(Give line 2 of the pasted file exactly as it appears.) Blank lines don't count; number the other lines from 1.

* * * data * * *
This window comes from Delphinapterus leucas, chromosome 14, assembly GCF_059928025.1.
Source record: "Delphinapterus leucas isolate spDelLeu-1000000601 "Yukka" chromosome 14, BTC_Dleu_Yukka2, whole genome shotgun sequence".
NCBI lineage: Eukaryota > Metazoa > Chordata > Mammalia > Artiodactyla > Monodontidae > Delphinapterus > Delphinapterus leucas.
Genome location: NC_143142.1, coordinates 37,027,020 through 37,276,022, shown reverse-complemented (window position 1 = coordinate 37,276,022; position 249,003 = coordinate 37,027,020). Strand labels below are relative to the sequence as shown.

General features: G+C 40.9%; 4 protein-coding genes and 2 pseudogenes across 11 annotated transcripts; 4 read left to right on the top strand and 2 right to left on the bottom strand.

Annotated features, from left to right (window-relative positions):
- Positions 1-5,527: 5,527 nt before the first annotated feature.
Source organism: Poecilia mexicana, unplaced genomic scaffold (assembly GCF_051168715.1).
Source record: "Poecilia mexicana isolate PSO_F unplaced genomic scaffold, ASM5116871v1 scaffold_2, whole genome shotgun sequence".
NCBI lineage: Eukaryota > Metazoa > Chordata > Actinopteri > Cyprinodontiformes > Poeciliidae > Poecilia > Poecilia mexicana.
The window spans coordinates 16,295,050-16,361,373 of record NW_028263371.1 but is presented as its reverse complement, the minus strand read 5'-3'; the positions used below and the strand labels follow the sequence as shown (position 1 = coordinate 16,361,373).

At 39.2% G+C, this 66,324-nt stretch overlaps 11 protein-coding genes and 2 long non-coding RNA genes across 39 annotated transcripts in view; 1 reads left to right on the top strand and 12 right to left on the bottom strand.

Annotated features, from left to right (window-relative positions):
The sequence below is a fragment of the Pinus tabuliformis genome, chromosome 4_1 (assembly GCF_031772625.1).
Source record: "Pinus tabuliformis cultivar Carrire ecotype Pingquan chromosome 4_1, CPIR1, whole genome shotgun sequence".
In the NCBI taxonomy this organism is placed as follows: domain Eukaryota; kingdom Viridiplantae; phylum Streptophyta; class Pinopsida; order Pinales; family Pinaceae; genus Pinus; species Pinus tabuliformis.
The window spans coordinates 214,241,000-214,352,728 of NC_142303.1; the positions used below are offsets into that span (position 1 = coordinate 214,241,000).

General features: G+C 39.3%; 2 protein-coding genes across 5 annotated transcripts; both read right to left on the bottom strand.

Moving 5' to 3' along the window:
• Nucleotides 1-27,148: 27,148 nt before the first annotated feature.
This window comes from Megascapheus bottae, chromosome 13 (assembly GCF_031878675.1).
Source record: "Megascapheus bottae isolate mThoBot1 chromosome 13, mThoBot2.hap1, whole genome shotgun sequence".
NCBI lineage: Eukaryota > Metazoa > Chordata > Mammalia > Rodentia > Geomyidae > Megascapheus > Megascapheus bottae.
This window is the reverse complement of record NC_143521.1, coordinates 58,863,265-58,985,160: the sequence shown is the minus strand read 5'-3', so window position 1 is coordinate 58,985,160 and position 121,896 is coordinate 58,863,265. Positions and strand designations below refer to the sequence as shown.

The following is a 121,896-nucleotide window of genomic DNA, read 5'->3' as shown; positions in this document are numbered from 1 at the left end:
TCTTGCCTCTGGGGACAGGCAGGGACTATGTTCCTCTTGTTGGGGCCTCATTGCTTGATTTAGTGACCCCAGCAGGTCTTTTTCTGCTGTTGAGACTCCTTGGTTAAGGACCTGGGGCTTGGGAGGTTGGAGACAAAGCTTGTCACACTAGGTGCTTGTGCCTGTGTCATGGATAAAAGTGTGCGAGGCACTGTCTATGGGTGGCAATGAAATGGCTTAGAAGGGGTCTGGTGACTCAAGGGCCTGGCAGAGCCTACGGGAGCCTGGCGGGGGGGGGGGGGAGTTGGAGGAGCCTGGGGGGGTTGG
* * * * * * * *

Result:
Source record: "Delphinapterus leucas isolate spDelLeu-1000000601 "Yukka" chromosome 14, BTC_Dleu_Yukka2, whole genome shotgun sequence".